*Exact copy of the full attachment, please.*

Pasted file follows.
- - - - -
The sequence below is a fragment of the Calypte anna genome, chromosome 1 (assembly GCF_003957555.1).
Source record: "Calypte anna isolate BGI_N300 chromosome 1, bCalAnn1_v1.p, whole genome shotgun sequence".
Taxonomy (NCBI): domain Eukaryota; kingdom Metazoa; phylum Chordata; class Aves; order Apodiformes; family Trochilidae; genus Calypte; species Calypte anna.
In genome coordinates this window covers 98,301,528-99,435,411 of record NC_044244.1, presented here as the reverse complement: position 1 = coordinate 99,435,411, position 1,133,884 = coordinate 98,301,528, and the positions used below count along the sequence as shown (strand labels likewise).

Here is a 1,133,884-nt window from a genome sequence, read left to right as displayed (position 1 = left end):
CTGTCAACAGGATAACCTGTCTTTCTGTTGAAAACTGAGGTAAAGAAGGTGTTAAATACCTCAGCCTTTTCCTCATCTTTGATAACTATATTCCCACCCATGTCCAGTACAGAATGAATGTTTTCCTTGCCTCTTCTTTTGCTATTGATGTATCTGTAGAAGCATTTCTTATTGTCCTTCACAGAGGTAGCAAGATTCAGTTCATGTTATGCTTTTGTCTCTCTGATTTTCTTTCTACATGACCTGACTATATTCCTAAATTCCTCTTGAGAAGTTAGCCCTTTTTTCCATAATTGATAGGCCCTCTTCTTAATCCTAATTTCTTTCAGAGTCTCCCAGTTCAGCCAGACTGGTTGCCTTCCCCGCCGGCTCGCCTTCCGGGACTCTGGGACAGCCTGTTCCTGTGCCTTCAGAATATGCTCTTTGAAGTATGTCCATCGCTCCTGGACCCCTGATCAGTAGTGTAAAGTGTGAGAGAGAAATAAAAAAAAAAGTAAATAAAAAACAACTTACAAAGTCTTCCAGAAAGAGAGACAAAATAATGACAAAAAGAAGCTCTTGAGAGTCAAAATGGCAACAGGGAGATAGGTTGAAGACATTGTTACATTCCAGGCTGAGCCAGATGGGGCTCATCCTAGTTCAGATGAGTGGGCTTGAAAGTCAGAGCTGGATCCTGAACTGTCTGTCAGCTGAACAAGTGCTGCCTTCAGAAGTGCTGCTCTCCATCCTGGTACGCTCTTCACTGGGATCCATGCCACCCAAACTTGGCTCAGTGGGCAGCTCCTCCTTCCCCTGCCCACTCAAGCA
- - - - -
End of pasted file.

The sequence below is a fragment of the Calypte anna genome, chromosome 1 (assembly GCF_003957555.1).
Source record: "Calypte anna isolate BGI_N300 chromosome 1, bCalAnn1_v1.p, whole genome shotgun sequence".
Taxonomy (NCBI): domain Eukaryota; kingdom Metazoa; phylum Chordata; class Aves; order Apodiformes; family Trochilidae; genus Calypte; species Calypte anna.
In genome coordinates this window covers 98,301,528-99,435,411 of record NC_044244.1, presented here as the reverse complement: position 1 = coordinate 99,435,411, position 1,133,884 = coordinate 98,301,528, and the positions used below count along the sequence as shown (strand labels likewise).

Here is a 1,133,884-nt window from a genome sequence, read left to right as displayed (position 1 = left end):
CTGTCAACAGGATAACCTGTCTTTCTGTTGAAAACTGAGGTAAAGAAGGTGTTAAATACCTCAGCCTTTTCCTCATCTTTGATAACTATATTCCCACCCATGTCCAGTACAGAATGAATGTTTTCCTTGCCTCTTCTTTTGCTATTGATGTATCTGTAGAAGCATTTCTTATTGTCCTTCACAGAGGTAGCAAGATTCAGTTCATGTTATGCTTTTGTCTCTCTGATTTTCTTTCTACATGACCTGACTATATTCCTAAATTCCTCTTGAGAAGTTAGCCCTTTTTTCCATAATTGATAGGCCCTCTTCTTAATCCTAATTTCTTTCAGAGTCTCCCAGTTCAGCCAGACTGGTTGCCTTCCCCGCCGGCTCGCCTTCCGGGACTCTGGGACAGCCTGTTCCTGTGCCTTCAGAATATGCTCTTTGAAGTATGTCCATCGCTCCTGGACCCCTGATCAGTAGTGTAAAGTGTGAGAGAGAAATAAAAAAAAAAGTAAATAAAAAACAACTTACAAAGTCTTCCAGAAAGAGAGACAAAATAATGACAAAAAGAAGCTCTTGAGAGTCAAAATGGCAACAGGGAGATAGGTTGAAGACATTGTTACATTCCAGGCTGAGCCAGATGGGGCTCATCCTAGTTCAGATGAGTGGGCTTGAAAGTCAGAGCTGGATCCTGAACTGTCTGTCAGCTGAACAAGTGCTGCCTTCAGAAGTGCTGCTCTCCATCCTGGTACGCTCTTCACTGGGATCCATGCCACCCAAACTTGGCTCAGTGGGCAGCTCCTCCTTCCCCTGCCCACTCAAGCA